Glamorous Clothes, Glamorous Lifestyle, Drinking and Partying With Celebrities, Yet Feeling Empty and Depressed Inside… Until She Found God

The video below relates the story of a lady who had what many others dream of — a life of glamour, luxury, and friendships with famous celebrities.

Yet deep inside, she felt empty and depressed… until she found.

Watch her amazing testimony below.

 

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EVEN THE RICH CRAVE FOR MORE: 19-Year Old Sets Own Ferrari on Fire Because He Wanted A New One

This is an enlightening story that appeared in Zero Hedge, illustrating that even those who seem to have it all can become dissatisfied, and crave for more:

On October 24, 2014, the 19-year old son of a wealthy Swiss businessman walked into a brothel in the Bavarian town of Augsburg.

Although by almost any standard he led a rather splendid existence, on this particular night he had reached his breaking point. The problem: he drove a 2011 Ferrari 458 Italia.

2011 Ferrari 458 Italia

That may look nice enough, but the issue is that there’s a 2014 Ferrari Italia, and let’s face it, no one – and we mean no one – would want to be caught dead in the vehicle shown above when the one shown below is just waiting to be driven off the lot.

2014 Ferrari Italia

Of course this is exactly the type of situation that insurance – or, more acurately, insurance fraud – is for.

And so this young man – allegedly with the help of the Ferrari dealer – did what anyone would do in this situation: he drove to Bavaria, went to see a prostitute (one needs an alibi), and paid two accomplices $15,000 to douse the old junker in gasoline and light it on fire.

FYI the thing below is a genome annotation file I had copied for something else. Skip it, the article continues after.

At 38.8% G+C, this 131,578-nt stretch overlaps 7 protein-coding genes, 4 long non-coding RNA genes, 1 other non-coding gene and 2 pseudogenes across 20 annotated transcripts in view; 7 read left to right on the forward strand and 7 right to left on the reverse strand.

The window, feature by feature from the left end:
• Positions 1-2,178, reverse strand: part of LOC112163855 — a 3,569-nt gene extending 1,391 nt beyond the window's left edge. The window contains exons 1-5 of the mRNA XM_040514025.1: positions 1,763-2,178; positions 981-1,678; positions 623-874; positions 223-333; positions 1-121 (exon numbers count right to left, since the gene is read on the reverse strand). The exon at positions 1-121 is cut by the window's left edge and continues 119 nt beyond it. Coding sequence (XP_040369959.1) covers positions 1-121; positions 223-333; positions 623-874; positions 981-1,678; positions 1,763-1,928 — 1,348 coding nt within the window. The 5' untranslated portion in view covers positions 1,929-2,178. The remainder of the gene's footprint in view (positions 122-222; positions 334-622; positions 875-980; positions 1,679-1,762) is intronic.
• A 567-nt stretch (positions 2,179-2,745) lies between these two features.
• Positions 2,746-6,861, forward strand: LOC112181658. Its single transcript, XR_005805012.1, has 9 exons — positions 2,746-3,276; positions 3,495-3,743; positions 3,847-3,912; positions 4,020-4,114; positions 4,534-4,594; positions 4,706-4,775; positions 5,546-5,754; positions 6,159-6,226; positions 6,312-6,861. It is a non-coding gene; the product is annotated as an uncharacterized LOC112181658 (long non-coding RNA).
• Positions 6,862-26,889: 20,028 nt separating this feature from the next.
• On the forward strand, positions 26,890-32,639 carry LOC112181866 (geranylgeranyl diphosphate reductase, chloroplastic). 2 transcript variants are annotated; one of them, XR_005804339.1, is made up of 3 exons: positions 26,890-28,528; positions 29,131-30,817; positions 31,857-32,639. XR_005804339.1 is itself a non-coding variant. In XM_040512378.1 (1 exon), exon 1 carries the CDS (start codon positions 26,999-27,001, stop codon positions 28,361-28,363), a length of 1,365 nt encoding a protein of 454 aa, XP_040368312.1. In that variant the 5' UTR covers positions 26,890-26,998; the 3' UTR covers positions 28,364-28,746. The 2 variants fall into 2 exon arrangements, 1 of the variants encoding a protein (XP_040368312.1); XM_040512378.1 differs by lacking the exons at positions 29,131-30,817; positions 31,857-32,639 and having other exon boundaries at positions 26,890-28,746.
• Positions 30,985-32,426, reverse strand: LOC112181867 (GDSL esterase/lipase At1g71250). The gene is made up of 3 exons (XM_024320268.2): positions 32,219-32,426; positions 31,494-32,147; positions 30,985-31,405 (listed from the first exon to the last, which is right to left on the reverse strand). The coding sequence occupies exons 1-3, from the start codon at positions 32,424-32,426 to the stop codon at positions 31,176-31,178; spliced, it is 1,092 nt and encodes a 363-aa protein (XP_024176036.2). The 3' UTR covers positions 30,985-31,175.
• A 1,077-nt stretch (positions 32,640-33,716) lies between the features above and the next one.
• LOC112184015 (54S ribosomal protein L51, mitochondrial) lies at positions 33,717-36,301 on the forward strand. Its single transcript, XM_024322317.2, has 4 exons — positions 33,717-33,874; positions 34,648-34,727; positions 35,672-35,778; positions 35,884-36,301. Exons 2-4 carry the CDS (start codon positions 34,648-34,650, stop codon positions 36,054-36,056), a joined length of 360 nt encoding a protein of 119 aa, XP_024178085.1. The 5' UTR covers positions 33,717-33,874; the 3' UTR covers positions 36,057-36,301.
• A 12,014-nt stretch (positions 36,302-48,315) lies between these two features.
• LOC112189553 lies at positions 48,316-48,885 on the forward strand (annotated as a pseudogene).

The young man almost got away with his fraud when the authorities initially thought that the incident was in retaliation for unpaid prostitute fees. Nonetheless, investigators later concluded that this was “all a not-so-elaborate ploy to collect the insurance money on the way to buying the newer model“.

Asked by a judge why he had gone to such lengths given that his father had bought him 14 other cars (including a Lamborghini) as well as “several properties” worth in excess of $25 million, he confessed that although his monthly allowance (between CHF5,000 and CHF10,000) was generous enough, it wasn’t sufficient to cover the difference between the 2011 and the 2014 458s and he didn’t feel comfortable telling his father the truth – namely, that the 2011 458 “no longer pleased him.”

For his troubles, the young man received 30 months of probabtion and a €30,000 fine. There was no word on whether he was able to get the 2014 Speciale.

Now, this is what the bible says:

6 But godliness with contentment is great gain. 7 For we brought nothing into the world, and we can take nothing out of it. 8 But if we have food and clothing, we will be content with that. 9 Those who want to get rich fall into temptation and a trap and into many foolish and harmful desires that plunge people into ruin and destruction.” (1 Timothy 6:6-9; NIV)